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Novel nanomedicine strategy for the treatment of ulcerative colitis

Posted by Admin | 07 Sep

In a recent study, scientists at Georgia State University's Institute of Biomedical Sciences discovered a potential treatment for ulcerative colitis: oral lipid nanoparticles, nucleic acids that target the colon.

 Image credit: Georgia State University.

Image credit: Georgia State University.

More than 3 million people in the United States have inflammatory bowel disease (IBD), an umbrella term for Crohn's disease and ulcerative colitis. IBD is a chronic, recurrent inflammatory disease of the gastrointestinal tract. Because the origin of the disease is unknown, it is difficult to create an appropriate diagnosis and treatment for IBD.

Mice with acute ulcerative colitis healed faster after oral administration of the new lipid nanoparticles and IL-22 mRNA that targeted their colons, according to their study, published in the journal Biomaterials. The results show how a new lipid nanoparticle-based delivery system could provide an effective gene therapy approach for the treatment of ulcerative colitis.

Most modern drugs enter the bloodstream directly and have serious short- or long-term side effects, such as altering gut bacterial or fungal function and promoting cancer growth.

During intestinal inflammation, the protein IL-22 maintains surface cell stability, accelerates wound healing, acts as a barrier to pro-inflammatory mediators, and is highly associated with IBD susceptibility genes.

Injection of lipid and IL-22-complementary DNA complexes is a potentially effective technique for the treatment of colitis in animals; however, according to previous studies, this requires surgery and specialized injection skills. The development of oral nucleic acid delivery methods for the treatment of IBD appears to be more beneficial for enhancing human health, as oral delivery provides a more accessible therapeutic strategy.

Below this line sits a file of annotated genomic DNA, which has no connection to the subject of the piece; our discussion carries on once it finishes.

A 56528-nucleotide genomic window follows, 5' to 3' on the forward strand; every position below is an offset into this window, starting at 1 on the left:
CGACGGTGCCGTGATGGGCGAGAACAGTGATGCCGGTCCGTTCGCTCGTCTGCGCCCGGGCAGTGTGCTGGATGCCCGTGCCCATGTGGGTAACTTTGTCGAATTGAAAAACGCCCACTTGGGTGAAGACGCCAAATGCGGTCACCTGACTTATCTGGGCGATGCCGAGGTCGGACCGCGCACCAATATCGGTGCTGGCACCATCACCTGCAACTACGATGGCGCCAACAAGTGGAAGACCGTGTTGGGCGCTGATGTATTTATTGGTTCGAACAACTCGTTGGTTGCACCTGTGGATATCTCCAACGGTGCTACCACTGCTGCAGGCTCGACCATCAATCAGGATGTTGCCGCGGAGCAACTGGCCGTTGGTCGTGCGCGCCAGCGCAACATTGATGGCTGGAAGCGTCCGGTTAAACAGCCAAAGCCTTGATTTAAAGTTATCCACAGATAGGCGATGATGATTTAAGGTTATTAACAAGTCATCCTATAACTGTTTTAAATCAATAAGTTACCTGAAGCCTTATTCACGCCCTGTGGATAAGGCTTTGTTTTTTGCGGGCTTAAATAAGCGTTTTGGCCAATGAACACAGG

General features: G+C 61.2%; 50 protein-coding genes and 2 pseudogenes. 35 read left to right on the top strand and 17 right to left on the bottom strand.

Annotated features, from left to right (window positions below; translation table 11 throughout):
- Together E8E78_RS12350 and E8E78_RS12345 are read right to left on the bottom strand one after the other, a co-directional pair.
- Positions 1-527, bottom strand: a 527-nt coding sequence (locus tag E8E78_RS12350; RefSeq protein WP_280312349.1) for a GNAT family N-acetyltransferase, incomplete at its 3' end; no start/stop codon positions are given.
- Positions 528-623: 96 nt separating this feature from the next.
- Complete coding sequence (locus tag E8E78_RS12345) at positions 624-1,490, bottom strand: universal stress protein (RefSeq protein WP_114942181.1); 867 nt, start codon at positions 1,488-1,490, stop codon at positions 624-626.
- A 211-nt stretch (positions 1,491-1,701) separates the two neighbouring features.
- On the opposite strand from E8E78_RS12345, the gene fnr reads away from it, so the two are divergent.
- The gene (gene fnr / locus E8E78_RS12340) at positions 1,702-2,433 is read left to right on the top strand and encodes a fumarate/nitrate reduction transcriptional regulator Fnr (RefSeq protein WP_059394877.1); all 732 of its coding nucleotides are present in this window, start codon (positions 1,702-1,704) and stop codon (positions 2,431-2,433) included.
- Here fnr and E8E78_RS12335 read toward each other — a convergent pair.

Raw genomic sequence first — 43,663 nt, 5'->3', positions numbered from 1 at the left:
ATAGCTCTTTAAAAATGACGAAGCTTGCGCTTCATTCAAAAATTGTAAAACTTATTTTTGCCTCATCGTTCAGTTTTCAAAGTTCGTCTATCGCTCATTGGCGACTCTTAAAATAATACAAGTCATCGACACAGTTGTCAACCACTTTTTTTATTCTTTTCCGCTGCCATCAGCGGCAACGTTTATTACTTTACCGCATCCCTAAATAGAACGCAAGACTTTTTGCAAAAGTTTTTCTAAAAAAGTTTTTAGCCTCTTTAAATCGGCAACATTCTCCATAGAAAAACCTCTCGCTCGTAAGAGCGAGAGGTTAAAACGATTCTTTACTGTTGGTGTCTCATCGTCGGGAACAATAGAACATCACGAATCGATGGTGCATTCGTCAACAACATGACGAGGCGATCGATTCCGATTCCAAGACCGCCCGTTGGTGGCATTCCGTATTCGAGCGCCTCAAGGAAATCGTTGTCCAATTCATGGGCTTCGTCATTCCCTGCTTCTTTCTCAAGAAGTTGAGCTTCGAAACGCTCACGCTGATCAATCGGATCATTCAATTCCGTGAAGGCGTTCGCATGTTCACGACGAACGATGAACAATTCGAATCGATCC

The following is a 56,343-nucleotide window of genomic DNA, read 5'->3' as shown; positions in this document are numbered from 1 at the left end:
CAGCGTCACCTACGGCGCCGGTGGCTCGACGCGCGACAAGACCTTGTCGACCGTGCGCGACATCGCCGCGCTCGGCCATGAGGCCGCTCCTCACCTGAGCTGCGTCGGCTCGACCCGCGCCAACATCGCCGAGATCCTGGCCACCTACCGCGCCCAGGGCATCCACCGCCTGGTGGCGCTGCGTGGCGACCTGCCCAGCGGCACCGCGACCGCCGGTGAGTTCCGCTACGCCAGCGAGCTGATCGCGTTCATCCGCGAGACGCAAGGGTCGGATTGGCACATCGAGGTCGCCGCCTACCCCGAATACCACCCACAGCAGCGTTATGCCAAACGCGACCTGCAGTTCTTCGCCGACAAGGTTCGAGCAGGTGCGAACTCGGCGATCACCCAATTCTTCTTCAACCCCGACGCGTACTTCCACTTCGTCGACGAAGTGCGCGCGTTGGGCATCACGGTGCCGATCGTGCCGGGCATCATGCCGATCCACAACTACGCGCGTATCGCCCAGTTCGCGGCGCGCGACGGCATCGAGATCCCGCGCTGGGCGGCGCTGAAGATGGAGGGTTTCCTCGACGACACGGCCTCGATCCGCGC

In this study, the scientists created novel lipid nanoparticles using phosphatidic acid (PA), monogalactosyldiacylglycerol (MGDG) and digalactosyldiacylglycerol (DGDG), the three main lipids present in Ginger-derived nanoparticles used in earlier studies. Novel lipid nanoparticles include IL-22-mRNA.

Dr. Didier Merlin is also a Senior Research Career Scientist at the Atlanta Veterans Affairs Medical Center.

Mice also exhibited lower levels of fecal lipocalin concentrations, colonic myeloperoxidase activity, histological index, and proinflammatory cytokine mRNA expression.

The study was financially supported by the National Institute of Diabetes and Digestive and Kidney Diseases (NIDDK) of the National Institutes of Health (NIH) and the Department of Veterans Affairs.

Journal references:

Song, J., et al. (2022) Oral targeting of damaged intestinal mucosa with IL-22 mRNA-loaded lipid nanoparticles: a novel therapeutic option for ulcerative colitis. biomaterials. doi.org/10.1016/j.biomaterials.2022.121707 .

Source: https://www.gsu.edu/